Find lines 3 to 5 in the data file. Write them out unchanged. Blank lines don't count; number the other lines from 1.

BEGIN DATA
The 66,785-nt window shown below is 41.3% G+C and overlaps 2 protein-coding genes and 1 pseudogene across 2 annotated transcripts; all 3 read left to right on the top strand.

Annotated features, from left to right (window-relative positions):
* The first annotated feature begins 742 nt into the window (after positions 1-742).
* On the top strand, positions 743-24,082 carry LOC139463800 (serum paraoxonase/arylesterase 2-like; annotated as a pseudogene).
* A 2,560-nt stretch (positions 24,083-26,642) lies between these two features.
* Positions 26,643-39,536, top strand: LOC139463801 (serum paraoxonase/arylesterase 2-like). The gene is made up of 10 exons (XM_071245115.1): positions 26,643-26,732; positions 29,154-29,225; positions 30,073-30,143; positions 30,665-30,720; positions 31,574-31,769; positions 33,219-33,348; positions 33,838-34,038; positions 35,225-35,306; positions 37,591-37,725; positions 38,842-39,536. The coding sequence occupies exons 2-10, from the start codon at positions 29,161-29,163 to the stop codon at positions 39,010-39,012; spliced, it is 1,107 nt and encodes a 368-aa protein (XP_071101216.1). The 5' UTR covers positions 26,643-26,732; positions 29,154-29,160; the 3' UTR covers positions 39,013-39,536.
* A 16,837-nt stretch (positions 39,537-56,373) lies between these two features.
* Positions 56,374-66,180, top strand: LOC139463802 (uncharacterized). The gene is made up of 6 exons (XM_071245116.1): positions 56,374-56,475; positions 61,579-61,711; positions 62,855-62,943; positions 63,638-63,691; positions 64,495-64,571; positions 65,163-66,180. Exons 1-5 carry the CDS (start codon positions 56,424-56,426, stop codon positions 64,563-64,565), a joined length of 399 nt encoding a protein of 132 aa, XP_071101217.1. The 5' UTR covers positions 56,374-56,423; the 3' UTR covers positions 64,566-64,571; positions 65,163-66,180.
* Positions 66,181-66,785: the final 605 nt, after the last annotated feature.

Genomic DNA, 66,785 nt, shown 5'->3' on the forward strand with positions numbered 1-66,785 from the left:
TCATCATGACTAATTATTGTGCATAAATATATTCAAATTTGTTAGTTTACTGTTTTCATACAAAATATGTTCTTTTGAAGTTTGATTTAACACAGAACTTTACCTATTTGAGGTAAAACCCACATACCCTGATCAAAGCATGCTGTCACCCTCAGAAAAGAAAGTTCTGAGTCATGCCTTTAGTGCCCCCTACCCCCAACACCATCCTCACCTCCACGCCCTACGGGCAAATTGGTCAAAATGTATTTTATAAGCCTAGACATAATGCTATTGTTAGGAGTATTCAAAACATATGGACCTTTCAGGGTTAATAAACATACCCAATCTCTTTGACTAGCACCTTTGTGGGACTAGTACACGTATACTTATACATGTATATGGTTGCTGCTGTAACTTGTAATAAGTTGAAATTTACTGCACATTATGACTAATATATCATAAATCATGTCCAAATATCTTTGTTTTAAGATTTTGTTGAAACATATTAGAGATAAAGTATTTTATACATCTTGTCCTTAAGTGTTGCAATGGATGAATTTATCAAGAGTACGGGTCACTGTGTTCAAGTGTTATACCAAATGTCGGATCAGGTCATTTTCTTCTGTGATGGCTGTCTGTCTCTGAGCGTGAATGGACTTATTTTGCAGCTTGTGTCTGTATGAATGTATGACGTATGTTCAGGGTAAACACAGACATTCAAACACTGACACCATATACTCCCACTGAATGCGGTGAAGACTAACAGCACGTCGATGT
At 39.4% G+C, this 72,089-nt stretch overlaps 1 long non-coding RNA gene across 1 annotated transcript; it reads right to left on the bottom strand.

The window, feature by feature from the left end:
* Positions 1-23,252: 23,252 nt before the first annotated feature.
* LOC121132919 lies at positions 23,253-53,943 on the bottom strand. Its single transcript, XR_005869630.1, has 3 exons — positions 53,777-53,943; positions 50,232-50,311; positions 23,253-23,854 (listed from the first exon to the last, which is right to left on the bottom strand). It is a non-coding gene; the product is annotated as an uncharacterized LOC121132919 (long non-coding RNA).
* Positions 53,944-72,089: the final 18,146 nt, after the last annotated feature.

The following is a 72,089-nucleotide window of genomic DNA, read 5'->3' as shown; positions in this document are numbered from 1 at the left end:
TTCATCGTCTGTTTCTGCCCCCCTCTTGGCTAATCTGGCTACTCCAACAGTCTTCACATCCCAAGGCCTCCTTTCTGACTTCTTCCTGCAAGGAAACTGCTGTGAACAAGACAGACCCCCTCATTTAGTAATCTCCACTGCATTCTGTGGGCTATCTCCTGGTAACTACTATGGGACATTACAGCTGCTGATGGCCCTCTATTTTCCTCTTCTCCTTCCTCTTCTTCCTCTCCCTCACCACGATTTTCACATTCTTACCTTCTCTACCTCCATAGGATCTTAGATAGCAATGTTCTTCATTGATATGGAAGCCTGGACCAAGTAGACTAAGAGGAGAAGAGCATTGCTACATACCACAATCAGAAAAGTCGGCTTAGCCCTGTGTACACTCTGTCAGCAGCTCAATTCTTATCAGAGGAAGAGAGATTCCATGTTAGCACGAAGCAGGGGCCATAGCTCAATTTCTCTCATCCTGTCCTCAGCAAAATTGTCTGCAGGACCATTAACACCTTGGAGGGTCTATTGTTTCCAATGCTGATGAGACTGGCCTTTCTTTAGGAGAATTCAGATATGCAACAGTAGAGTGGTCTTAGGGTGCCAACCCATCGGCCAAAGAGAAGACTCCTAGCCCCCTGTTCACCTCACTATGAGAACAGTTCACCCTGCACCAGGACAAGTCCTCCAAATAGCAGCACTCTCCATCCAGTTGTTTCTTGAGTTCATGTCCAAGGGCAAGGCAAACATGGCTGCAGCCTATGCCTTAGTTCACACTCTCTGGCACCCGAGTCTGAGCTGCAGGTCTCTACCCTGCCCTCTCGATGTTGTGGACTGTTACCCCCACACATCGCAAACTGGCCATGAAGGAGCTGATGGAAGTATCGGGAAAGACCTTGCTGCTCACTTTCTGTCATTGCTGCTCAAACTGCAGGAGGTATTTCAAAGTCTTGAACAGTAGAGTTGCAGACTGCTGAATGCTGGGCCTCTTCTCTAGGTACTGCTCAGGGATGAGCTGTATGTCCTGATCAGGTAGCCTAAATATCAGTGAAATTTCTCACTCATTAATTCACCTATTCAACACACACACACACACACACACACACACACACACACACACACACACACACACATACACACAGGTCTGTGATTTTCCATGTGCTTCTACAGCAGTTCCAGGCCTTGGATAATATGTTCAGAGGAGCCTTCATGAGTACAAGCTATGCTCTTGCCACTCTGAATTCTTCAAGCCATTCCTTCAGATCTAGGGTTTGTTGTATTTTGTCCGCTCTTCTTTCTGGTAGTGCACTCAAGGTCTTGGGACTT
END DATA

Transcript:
* The first annotated feature begins 742 nt into the window (after positions 1-742).
* On the top strand, positions 743-24,082 carry LOC139463800 (serum paraoxonase/arylesterase 2-like; annotated as a pseudogene).
* A 2,560-nt stretch (positions 24,083-26,642) lies between these two features.